Monday, October 19, 2009

Sunless Shortlist: Best of 2000's (15-11)

15. Broken Social Scene - s/t (2005)

While You Forgot it in People was a quiet and understated album, their self-titled follow-up was like an explosion. I guess that could count in more ways than one. The band was less of a secret after this album. Feist found huge success solo. Broken Social Scene became less of a band and more of a brand, but still have always kept their indie cred... because they are still an indie band after all.

14. Nick Cave & The Bad Seeds - Dig, Lazarus, Dig!!! (2008)

In this new world, everybody can be a guru. Some artists stand out from the bloggers (James Murphy?). But amongst the congestion we can still find the older-aged gurus like Tom Waits and Nick Cave going strong. The biggest difference between these two is that Tom Waits is fine as he is, and Nick Cave will never settle. On this album Nick Cave sounds like a reverend wanting to party as the world ends. Sounds fun.

13. Superchunk - Here's to Shutting Up (2001)

This album really stands out in the Superchunk discography for two reasons. First of all, it sounds completely different than any other release they have. The sound textures they had been toying with in the previous decade are much more prevalent here. It works beautifully too. And it’s mature. It’s the most mature Superchunk album. Secondly, this is the last proper Superchunk album. They are still together, and just started releasing new material, but this is the last album they put out. Hopefully they will put out a new album soon because this album left me wanting much, much more.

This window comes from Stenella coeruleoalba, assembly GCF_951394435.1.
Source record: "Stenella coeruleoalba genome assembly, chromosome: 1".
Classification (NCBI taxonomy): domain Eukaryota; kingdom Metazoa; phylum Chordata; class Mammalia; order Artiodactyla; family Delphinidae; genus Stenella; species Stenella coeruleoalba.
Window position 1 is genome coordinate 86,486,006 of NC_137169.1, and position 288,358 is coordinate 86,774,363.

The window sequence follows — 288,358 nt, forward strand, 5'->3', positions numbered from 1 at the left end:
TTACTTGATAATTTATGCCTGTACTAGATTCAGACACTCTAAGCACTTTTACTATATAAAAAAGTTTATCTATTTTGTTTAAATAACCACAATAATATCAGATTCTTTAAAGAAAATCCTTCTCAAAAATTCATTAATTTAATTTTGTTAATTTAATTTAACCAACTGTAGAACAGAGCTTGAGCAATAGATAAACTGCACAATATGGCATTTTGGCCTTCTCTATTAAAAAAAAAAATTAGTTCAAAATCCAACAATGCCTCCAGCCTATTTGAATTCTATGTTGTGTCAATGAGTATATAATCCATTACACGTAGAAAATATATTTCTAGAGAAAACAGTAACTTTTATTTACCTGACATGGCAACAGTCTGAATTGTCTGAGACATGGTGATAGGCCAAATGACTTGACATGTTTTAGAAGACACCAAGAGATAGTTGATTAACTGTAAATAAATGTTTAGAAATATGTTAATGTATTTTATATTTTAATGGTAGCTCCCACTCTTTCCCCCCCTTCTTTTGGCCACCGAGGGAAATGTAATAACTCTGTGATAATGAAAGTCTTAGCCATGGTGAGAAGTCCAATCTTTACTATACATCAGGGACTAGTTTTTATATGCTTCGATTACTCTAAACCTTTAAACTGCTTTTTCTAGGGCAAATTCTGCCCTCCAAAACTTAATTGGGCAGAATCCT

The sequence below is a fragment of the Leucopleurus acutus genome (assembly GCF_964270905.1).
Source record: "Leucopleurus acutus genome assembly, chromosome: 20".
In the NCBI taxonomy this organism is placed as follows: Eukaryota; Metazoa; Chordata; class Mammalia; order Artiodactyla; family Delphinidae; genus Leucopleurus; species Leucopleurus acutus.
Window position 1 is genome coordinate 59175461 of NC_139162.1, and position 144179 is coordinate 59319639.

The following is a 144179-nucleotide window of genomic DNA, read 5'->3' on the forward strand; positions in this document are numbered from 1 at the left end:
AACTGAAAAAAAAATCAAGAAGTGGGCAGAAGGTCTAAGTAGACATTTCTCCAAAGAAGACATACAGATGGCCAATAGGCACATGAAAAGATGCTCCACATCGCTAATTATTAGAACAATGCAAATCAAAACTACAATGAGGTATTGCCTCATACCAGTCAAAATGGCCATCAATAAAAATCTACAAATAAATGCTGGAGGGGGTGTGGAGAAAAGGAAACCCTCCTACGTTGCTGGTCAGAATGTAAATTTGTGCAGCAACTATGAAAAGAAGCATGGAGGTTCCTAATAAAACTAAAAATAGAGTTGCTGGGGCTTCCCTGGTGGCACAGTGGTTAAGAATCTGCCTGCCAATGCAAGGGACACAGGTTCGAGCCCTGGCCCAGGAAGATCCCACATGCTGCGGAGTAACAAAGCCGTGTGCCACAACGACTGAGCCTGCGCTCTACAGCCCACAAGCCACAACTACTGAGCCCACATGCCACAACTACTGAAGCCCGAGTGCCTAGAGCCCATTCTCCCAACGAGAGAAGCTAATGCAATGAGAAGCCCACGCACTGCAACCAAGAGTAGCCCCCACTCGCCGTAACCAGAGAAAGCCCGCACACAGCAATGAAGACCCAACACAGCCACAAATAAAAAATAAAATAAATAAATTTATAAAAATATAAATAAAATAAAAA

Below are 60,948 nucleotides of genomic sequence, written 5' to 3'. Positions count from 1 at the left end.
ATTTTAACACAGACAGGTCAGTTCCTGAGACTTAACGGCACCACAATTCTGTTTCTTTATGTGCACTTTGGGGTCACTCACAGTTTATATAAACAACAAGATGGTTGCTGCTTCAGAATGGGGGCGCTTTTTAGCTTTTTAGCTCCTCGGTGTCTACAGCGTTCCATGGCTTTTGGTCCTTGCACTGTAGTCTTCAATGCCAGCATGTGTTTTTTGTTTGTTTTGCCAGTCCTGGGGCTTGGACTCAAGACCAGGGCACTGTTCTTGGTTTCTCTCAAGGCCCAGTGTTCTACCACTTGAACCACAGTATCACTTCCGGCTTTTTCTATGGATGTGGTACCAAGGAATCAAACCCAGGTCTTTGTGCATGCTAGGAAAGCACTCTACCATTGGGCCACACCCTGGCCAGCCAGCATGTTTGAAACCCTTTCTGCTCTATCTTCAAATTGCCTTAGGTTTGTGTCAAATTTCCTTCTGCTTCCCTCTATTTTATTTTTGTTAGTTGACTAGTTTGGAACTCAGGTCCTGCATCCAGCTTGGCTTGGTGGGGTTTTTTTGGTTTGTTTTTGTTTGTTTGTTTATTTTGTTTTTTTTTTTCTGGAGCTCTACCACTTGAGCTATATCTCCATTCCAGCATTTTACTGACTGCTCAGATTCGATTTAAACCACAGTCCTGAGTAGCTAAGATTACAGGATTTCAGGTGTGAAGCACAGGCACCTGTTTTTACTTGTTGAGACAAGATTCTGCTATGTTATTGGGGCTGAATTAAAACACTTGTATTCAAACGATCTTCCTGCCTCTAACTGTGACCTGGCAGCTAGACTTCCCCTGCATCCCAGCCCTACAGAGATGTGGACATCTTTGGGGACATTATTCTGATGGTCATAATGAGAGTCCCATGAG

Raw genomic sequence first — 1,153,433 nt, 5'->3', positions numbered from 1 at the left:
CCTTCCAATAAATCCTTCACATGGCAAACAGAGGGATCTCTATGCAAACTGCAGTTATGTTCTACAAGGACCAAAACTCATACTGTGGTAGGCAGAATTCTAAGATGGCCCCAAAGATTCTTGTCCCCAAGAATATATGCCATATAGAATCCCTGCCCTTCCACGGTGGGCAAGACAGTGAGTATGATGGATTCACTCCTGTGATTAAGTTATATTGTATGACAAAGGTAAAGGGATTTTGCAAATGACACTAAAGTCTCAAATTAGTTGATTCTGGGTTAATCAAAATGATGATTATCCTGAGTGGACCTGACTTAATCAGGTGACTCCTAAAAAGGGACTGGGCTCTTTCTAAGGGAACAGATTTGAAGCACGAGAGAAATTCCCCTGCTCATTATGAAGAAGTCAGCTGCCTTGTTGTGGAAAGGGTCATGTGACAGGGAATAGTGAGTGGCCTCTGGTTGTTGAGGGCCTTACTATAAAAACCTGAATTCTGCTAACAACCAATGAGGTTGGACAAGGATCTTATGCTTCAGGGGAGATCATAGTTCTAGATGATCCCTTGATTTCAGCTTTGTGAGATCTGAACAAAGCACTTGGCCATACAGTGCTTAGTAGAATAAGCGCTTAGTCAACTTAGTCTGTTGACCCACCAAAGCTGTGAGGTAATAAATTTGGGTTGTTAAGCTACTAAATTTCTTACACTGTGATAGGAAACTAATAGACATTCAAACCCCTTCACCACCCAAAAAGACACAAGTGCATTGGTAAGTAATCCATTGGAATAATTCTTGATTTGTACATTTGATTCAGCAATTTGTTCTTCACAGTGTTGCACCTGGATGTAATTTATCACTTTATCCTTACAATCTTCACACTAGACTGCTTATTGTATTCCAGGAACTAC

12. Spoon - Kill the Moonlight (2002)

When you talk about the most important bands of the decade, Spoon has to be considered. Album after album their allegance keeps growing. Everybody has a favorite Spoon album, and nobody would be wrong with their choice. This just happens to be my favorite Spoon album.

11. Wilco - A Ghost is Born (2004)

Jim O’Rourke’s partnership with Wilco was arguably the best and most important producer-artist relationship of the decade. While Yankee Hotel Foxtrot featured O’Rourke, that was a Wilco album. On A Ghost is Born, however, the partnership is much more prevalent. “Hell is Chrome” would be a perfect fit on any of O’Rourke’s Drag City releases. Okay, so this album is great. Everything about it is great. It’s a little pretentious at times, but it’s art. The songs are so strong that they are pure art on record, and some of the best music I heard live this year. In fact, it took hearing these songs live to truly understand this album.